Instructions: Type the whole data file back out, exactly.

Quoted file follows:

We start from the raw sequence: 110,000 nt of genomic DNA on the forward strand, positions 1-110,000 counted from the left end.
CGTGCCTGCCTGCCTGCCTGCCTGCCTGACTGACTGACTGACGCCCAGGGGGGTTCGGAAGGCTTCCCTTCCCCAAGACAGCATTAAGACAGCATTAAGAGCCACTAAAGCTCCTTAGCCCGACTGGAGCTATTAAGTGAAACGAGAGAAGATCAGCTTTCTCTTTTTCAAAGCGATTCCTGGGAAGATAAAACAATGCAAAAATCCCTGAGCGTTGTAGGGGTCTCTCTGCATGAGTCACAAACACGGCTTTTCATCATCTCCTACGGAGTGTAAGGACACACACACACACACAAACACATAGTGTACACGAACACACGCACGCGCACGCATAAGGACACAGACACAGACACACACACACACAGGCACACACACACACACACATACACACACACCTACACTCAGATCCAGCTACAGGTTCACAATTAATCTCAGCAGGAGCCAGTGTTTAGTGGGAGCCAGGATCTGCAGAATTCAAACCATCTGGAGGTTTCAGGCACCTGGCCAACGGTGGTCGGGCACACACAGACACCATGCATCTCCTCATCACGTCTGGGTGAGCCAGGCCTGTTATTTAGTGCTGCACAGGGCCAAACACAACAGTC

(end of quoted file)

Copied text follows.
We start from the raw sequence: 110,000 nt of genomic DNA on the forward strand, positions 1-110,000 counted from the left end.
CGTGCCTGCCTGCCTGCCTGCCTGCCTGACTGACTGACTGACGCCCAGGGGGGTTCGGAAGGCTTCCCTTCCCCAAGACAGCATTAAGACAGCATTAAGAGCCACTAAAGCTCCTTAGCCCGACTGGAGCTATTAAGTGAAACGAGAGAAGATCAGCTTTCTCTTTTTCAAAGCGATTCCTGGGAAGATAAAACAATGCAAAAATCCCTGAGCGTTGTAGGGGTCTCTCTGCATGAGTCACAAACACGGCTTTTCATCATCTCCTACGGAGTGTAAGGACACACACACACACACAAACACATAGTGTACACGAACACACGCACGCGCACGCATAAGGACACAGACACAGACACACACACACACAGGCACACACACACACACACATACACACACACCTACACTCAGATCCAGCTACAGGTTCACAATTAATCTCAGCAGGAGCCAGTGTTTAGTGGGAGCCAGGATCTGCAGAATTCAAACCATCTGGAGGTTTCAGGCACCTGGCCAACGGTGGTCGGGCACACACAGACACCATGCATCTCCTCATCACGTCTGGGTGAGCCAGGCCTGTTATTTAGTGCTGCACAGGGCCAAACACAACAGTC